If there is still a high rest cost value then there is little chance to solve the problem by giving the algorithm more time to find a solution. Consider the consequences of allowing higher interference in the network. Increase the thresholds for channel separation calculation to find a solution. This should be done in several steps in order to detect the reasons for the difficulties in assigning the frequencies. For example, in a first step only increase the thresholds for TCH's. If this does not help the difficulties are coming from BCCH requirements. This analysis can also lead to changes of pre-requisites, that means, reconfigure the available spectrum by giving more BCCH spectrum as TCH spectrum. A possibility to detect problematic local areas is also to change to the Boxalgorithm, which leaves problematic TRX's un-assigned. The Box report is so very valuable. 11.3.3 ALCATEL Box Algorithm

The input source for this algorithm is the site database for the cell specific parameters and the Interference Matrix for the interference information. 11.3.3.1 Calculation

Select the cells to be calculated and start the calculation using the Calculator Frequency Planning Box Algorithmitem. The following window is related to the Alcatel Box algorithm:

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settings for Alcatel box algorithm

The options for the algorithm are: Modes: see description in Chapter 11.3.1. Data set: Click the ... button to select a box algorithm model (see Appendix A.1.9 for a description of the model parameters). Keep fixed frequencies: The channel for which the fixed option in the site database is marked are not changed if this option is selected Keep previous frequencies: plan will not be changed All channel from an existing frequency

Note the slight difference here: If there are channels defined in the ARFCNsection of the cells site database they must not necessarily be fixed (thats up to you!).

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Channel separation source: Calculated: Only the channel separations that have been created with the Network processor will be used Worst Case: The "worst value" of both, the calculated channel separations and the manually entered separations in the related fields of the interference matrix will be used. Group assignment: If this option is selected the algorithm will assign carrier-groups instead of single channels. The number of carriers belonging to a specific group can be defined by the user. Grouping starts with the lowest frequency of the available spectrum and assigns consecutive channels to one group (e.g. if there are 2 channels per group and first group consists of channels (5,7) and the next group of channels (9,11), the spectrum starts with assigning (5,7) to the first cell, (9,11) to the next, et cetera)41. Although channel groups often are used for manual frequency assignment, the achieved result by an automatic algorithm is better without channel grouping. Check lower bound: Each network is characterized by the minimum number of channels which is necessary to get a channel allocation that satisfies the restrictions of the channel separation matrix. This number is called the system lower bound. If this option is selected, the lower bound for the current channel separation matrix will be calculated before starting the channel allocation. If the lower bound exceeds the number of carriers in the available spectrum a warning will be shown. Box Model Parameters: These parameters are by default taken from the selected model. However they can be modified to alter the behaviour of the algorithm: Total number of iterations: the number of iterations before the process will terminate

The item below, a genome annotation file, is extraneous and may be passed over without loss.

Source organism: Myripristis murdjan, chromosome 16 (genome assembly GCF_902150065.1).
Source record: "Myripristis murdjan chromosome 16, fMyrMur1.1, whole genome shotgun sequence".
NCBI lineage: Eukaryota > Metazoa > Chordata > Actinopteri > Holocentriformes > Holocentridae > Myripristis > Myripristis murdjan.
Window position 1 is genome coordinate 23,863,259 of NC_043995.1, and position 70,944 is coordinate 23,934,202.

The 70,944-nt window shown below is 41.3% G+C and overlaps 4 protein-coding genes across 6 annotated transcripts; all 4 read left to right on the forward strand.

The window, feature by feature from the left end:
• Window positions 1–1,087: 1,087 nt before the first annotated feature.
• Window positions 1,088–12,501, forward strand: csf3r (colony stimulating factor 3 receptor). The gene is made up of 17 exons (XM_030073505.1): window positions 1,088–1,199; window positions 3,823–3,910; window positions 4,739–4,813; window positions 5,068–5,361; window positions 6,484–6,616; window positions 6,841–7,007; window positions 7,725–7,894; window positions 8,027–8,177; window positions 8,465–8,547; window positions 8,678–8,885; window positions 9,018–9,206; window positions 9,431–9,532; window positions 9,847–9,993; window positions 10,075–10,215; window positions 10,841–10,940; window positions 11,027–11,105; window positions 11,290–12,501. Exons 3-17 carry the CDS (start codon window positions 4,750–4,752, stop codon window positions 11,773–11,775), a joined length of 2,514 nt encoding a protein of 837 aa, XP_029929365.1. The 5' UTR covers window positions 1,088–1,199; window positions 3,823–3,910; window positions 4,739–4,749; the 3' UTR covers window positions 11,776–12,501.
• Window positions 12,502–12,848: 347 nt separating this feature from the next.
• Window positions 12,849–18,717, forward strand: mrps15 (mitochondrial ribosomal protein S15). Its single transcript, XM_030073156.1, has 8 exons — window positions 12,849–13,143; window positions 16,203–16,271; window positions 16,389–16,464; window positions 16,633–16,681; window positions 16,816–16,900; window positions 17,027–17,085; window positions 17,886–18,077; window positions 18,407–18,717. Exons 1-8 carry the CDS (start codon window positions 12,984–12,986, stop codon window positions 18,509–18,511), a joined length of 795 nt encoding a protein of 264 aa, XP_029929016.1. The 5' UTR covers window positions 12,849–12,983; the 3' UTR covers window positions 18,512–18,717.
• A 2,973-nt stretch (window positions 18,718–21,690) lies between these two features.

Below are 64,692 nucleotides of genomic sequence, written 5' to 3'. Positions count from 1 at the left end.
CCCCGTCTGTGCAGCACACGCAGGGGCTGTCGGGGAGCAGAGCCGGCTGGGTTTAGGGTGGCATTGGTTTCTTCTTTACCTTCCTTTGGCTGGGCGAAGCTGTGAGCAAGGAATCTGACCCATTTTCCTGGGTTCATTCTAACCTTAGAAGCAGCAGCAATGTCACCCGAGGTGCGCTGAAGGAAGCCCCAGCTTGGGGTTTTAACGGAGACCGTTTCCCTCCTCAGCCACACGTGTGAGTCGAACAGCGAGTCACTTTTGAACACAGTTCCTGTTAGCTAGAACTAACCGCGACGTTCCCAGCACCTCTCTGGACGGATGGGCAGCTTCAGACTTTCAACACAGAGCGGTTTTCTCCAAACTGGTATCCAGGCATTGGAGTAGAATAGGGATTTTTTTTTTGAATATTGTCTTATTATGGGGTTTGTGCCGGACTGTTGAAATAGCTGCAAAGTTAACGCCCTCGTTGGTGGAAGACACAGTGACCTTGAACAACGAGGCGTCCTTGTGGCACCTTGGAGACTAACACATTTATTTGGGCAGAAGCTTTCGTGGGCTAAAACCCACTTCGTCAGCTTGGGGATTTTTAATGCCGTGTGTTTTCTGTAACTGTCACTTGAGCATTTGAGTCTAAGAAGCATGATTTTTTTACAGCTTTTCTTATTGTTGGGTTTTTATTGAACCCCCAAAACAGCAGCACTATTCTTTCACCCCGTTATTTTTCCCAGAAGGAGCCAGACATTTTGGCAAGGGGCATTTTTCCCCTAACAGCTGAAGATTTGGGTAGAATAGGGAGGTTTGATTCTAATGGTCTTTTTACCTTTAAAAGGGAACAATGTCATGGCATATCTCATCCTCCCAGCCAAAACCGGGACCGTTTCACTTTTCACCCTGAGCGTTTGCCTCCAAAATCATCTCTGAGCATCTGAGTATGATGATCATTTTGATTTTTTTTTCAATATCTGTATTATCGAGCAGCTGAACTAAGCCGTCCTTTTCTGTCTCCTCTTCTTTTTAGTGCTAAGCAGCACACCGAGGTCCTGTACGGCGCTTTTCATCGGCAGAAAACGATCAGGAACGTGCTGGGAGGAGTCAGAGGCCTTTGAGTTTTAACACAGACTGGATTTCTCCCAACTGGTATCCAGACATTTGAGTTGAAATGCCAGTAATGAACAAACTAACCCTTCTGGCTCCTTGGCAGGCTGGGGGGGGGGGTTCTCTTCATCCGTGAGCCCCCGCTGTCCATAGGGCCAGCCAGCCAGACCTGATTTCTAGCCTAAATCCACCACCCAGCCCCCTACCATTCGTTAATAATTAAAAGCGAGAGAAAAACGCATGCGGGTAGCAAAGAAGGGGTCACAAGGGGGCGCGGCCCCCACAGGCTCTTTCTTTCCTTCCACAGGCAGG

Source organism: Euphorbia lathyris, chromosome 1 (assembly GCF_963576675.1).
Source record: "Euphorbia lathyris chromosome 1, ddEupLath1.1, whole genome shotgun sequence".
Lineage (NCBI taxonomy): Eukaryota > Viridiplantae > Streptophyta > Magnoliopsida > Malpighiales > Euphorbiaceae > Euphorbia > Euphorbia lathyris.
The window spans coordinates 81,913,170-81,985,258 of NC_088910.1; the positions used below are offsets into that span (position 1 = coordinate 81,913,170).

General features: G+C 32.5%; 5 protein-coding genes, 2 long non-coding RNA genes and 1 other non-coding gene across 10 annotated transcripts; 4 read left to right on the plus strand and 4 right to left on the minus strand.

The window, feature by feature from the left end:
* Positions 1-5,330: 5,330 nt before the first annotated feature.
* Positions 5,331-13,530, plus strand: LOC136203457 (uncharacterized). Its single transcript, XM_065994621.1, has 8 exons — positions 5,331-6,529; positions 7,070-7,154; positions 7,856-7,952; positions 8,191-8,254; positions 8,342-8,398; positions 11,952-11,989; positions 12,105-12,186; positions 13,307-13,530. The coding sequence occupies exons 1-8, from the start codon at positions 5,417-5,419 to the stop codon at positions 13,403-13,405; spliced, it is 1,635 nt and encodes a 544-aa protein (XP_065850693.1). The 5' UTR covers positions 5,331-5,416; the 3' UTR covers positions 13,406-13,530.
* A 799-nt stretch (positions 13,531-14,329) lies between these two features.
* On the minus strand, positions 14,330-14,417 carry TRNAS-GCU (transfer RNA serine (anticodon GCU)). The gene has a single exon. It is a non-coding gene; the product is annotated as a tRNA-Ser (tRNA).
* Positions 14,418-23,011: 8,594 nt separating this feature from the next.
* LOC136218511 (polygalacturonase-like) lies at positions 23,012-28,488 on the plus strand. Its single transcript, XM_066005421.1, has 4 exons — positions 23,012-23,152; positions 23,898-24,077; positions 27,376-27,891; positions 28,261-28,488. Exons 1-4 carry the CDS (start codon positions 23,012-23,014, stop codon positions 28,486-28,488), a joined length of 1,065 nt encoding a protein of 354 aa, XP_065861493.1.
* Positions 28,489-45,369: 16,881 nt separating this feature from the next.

41

Define your groups in the project status database in register groups

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Use best candidate: selecting this option allows the algorithm to optimize a found allocation with modified parameter settings. After pressing the OK button the algorithm starts checking the input files and assigning channels. The progress of the assignment process is displayed by a progress window:

The bar shows the number of the already computed iterations. The algorithm tries to assign carriers on a heuristic basis. The number of denials is a measure of the quality of the assignment and should decrease while the number of iterations increases. The process is either terminated when the maximum number of iterations is reached or when the <Cancel> button is pressed. The achieved channel allocation that is the best frequency plan, not the last one! - is then displayed in the following window:

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For each cell the assigned carriers are shown. A hyphen - displays that the algorithm did not find a possible channel for this sector. The result window can be stored as a text file. Only in case of a successful frequency allocation (denials = 0) the plan is automatically saved in the database. If no solution was achieved, the report window indicates the problems. 11.3.3.2 Dealing With The Results

Solution was found very quickly

When the solution was found very quickly (that means that the algorithm found the solution with about half of the possible iterations), there is a chance to increase the quality of the frequency plan by decreasing the thresholds of the channel separation calculation model. This means that

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higher restrictions are applied and that it will be more difficult to find a solution. In the case it succeeds the frequency plan will be better. So decrease the thresholds for channel separation calculation, perform the channel separation calculation again and try once more to assign frequencies with the Box algorithm. Solution was found very hard